Why You Shouldn’t Automatically Reduce Risk as You Age

  by Shelley Seagler

Suppose that you were ready to retire in 2007 with a $1 million stock portfolio. At a four percent withdrawal rate, you would have $40,000 per year in income. However, the 2008 financial crisis decreased the portfolio’s value to just $600,000 and the same four percent withdrawal rate left you with just $24,000 per year in income — not enough to retire.

Most investment advisors recommend reducing portfolio risk as you approach retirement to prevent these kinds of situations. For example, you may allocate a greater percentage of your portfolio to less volatile investments, such as bonds, to weather poorly timed market corrections. This helps create a more stable valued portfolio, making retirement planning easier and avoiding the possibility of delaying retirement.

Let’s take a look at a few instances where this advice doesn’t hold true and some alternative strategies to consider.

How to Ensure You Won’t Run Out

It’s no secret that most Americans don’t have enough saved for retirement. According to Bankrate, Americans between the ages of 55 and 64 have saved just $120,000 — that’s only 12 percent of the $1 million that many experts recommend. These individuals may not be able to catch up to their retirement goals without taking on more risk than advisors would recommend.

For example, a stock portfolio might return six percent per year, but a bond portfolio would be hard-pressed to match those returns. If you require a six percent return per year to reach your retirement goals on-time, you may need to consider allocating more capital to stocks than many advisors would recommend — particularly if you’re very behind.

Portfolio Risk Age

There’s also the risk that you could live longer than the average person. While everyone wants to live longer, a longer lifespan translates to higher costs. If your portfolio drawdown assumes an average lifespan, you could run out of money if you live longer than the average person. You may need to take on greater risks in some cases to meet these new requirements.

The idea of reducing portfolio risk as you approach and enter retirement was created in a time when most people passed away shortly after retiring. That is no longer the case today. It is not uncommon for one spouse in a healthy couple to spend over 30 years in retirement. A longer time frame allows investors to handle more risk. It also means their assets need to keep producing for a significantly longer period of time.

The best way to avoid these problems is to start saving more money earlier, but at a certain point, that isn’t a practical solution to the problem. You may require more creative ways to generate sufficient income from existing retirement assets rather than focusing on accumulating more assets when you’re no longer able to work.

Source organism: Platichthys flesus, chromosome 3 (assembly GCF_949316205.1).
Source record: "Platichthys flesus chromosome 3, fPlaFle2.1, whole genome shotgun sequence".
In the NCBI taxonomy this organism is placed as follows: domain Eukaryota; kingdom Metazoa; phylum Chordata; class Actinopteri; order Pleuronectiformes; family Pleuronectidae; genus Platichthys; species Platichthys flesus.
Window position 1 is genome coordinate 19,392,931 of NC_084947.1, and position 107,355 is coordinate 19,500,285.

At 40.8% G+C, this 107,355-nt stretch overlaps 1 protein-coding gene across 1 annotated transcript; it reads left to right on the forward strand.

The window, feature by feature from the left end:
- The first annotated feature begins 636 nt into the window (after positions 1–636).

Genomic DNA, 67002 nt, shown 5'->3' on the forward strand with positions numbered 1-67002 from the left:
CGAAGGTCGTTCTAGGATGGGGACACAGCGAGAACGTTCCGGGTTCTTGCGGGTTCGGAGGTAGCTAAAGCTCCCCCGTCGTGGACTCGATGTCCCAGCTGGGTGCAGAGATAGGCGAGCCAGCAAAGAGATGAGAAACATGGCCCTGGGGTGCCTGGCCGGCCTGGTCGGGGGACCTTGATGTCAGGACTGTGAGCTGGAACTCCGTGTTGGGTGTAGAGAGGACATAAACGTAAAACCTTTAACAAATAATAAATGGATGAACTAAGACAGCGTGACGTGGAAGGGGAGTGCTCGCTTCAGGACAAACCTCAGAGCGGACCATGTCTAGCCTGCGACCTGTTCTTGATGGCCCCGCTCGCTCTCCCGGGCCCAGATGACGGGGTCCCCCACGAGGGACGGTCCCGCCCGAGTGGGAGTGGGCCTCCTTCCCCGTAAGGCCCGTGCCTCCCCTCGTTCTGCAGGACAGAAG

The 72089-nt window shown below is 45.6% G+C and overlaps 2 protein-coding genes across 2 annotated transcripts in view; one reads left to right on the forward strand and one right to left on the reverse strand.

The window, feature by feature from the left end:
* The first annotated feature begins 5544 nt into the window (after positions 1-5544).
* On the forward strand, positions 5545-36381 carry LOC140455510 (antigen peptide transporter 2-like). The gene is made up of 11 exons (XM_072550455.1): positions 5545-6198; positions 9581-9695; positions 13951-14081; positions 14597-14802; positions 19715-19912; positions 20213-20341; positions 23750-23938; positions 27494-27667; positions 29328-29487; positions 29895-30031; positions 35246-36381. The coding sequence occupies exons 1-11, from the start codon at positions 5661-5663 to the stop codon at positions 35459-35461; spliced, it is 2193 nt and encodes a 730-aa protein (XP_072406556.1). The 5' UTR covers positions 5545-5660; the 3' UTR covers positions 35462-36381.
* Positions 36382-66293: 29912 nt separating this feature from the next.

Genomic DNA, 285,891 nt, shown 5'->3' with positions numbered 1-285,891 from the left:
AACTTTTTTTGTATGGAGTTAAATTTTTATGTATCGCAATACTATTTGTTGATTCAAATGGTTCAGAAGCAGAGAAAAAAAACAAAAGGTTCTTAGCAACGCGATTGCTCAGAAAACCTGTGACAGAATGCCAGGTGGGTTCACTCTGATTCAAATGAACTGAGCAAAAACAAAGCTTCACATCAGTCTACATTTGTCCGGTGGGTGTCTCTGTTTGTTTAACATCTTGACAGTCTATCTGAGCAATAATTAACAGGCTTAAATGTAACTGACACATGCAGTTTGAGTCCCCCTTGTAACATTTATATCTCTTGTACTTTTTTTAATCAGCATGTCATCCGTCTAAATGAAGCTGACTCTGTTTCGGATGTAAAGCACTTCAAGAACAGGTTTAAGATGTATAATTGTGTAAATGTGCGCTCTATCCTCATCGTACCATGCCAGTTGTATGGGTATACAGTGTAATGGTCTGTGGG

Realizing the Best Risk-Adjusted Returns

There are other instances where you may have saved too much money for retirement. While this is a good problem to have, it doesn’t make sense to sacrifice potential returns if you don’t plan on withdrawing the capital. You could invest in riskier assets to increase portfolio returns and leave more money to future generations or charities after you pass away.

Free Worksheet: Organize Your Investments to Maximize Tax Efficiency

Start by determining how much you need for retirement and ensure that the capital is invested widely. With the remaining capital, you can invest in riskier assets that will generate higher returns over the long run, such as growth or international stocks. This lets you optimize your portfolio’s long-term returns without putting any capital that you do need at risk.

A related problem is focusing too much on risk or return without looking at risk-adjusted return. For example, Treasury bonds may have very low risk, but they don’t have an optimal risk-adjusted return. You may be able to find better investments that offer greater returns for each unit of risk or volatility, such as municipal bonds or blue-chip dividend-paying stocks.

Alternative Strategies to Consider

There are many ways to generate more income during retirement without taking on excessive risk by moving into stocks. If you’re behind on retirement and still want to retire on time, it’s worth exploring ways to generate greater income from an existing portfolio rather than trying to grow the portfolio enough to support the same income generation.

For example, assume that you have a $500,000 retirement portfolio and require $25,000 per year in income. The money would only last about 20 years if invested in conservative assets that were sold off to finance retirement, but generating a higher level of income from the $500,000 in assets could change those dynamics.

Maximize your after-tax return by organizing your investments correctly. Use this worksheet to learn more!

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The Bottom Line

Many financial advisors recommend decreasing risk as you age, but that’s not always the right decision. If you are at risk of falling short of your retirement goal or are saving too much, you may be better off investing in riskier assets to make up the difference and/or optimize your risk-adjusted returns. You may also want to consider alternative strategies, such as options.

Sign up for our free introductory courses to learn more about how covered call options can help you generate retirement income without resorting to dividend stocks or bonds. If you would prefer a more hands-off approach, we also offer conventional asset management services.

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